Carroll O'Connor

Carroll O'Connor

John Carroll O'Connor (August 2, 1924 – June 21, 2001) was an American actor, producer, and director whose television career spanned four decades. In 1996, O'Connor was ranked number 38 on TV Guide's 50 Greatest TV Stars of All Time.

Enjoy the best Carroll O'Connor picture quotes.

Read more about Carroll O'Connor on Wikipedia.

I hate pride, but if I were going to be proud of anything it would have to be something I'd done myself. Race pride is kind of stupid.

Nations have come under the control of haters and fools.

I'm lucky. Lord I'm lucky.

Talent can be developed gift is God-given. But artists have both.

Half the pictures directed by men of reputation fail.

In a capitalist society persons who create capital like Michael Eisner are given the staggering rewards.

Conventional show-biz savvy held that Americans hated to be the objects of satire.

I enjoyed in every way my 12 years of playing Archie and I wasn't personally sad about finishing a long job.

Not all celebrities are dunces.

It was a lack of system that made the '30s Depression as inevitable as all others previously suffered.

One irreducible residual of 38 years in the business is the number of lasting loving friendships I have made.

I have heard show business characterized as a refuge for childlike persons in flight from all things harsh and real.

It seems that entertainment is what most excites us and what we value above everything else.

I've run into some S.O.B. directors but I gave them back as good as I got.

My Irish derivation has nothing to do with me. Why should it?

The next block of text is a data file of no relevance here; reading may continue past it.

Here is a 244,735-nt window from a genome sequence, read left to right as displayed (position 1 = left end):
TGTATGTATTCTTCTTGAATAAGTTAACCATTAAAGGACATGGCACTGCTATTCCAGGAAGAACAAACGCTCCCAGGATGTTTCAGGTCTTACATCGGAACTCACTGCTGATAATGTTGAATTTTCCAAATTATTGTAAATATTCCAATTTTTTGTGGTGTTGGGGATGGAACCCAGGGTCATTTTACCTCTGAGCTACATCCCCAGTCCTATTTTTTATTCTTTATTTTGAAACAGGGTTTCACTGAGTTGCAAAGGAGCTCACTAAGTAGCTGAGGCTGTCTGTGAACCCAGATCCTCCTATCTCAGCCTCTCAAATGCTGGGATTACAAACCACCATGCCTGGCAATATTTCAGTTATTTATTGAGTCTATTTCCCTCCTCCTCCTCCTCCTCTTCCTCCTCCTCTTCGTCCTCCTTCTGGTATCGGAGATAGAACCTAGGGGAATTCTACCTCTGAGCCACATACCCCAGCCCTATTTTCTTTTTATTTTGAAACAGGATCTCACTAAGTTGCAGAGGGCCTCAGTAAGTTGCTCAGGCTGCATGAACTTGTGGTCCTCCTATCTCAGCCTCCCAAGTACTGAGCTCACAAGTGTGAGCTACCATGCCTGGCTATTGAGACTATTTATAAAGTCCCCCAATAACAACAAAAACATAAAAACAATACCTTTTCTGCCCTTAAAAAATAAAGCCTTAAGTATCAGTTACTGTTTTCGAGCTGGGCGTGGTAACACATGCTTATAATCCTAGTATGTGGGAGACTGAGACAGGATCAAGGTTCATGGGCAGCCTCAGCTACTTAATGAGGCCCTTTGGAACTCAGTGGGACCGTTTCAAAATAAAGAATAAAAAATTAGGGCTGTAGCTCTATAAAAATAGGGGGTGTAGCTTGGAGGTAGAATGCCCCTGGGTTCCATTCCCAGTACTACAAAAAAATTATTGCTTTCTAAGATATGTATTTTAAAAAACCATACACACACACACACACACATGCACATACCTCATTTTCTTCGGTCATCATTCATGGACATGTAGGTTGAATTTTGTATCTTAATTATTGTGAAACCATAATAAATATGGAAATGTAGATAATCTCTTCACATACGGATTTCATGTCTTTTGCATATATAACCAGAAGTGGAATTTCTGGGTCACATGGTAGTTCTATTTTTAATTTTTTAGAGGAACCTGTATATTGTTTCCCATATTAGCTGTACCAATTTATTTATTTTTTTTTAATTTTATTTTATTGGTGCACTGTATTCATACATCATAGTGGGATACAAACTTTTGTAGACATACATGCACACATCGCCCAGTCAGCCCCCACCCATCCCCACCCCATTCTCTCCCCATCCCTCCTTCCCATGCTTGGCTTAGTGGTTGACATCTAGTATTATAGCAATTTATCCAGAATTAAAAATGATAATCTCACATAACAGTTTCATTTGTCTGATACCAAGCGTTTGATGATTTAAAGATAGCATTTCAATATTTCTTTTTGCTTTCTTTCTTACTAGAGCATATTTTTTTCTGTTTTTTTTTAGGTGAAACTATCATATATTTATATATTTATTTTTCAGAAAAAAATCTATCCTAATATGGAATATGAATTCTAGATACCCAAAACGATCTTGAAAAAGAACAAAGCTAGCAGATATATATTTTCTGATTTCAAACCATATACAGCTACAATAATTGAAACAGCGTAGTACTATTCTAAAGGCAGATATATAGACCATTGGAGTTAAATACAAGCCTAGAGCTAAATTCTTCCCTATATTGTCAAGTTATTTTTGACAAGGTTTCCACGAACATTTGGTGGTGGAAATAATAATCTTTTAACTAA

Those offers come in now and again. They're not knocking down my door. I'm only an old character actor and I'm not needed.

My professional life in Hollywood has been filled with joy and laughter.

Millions of people thought Archie was a happy hero.

The reviewer is a singularly detested enemy because he is unlike the hapless artist invulnerable.

Vulgar and obscene the papers run rumors daily about people in show business tales of wicked ways and witless affairs.

Some people thought we were presenting Archie as a false character. President Nixon thought we were making a fool out of a good man.

All in the Family was intellectual, it was art.

Even a true artist does not always produce art.

The wages of pedantry is pain.

I do talk less now because the sound of my voice saying over and over the things I said years ago embarrasses and depresses me. Why do I say the same things over and over?

We don't really need reviewers just first-night reporters who will tell us faithfully whether or not the audience liked the show.

Both my brothers became physicians and I of course wandered into a business where the undisciplined are welcome.

Sheer flattery got me into the theater. Flattery always works with me particularly the flattery of women.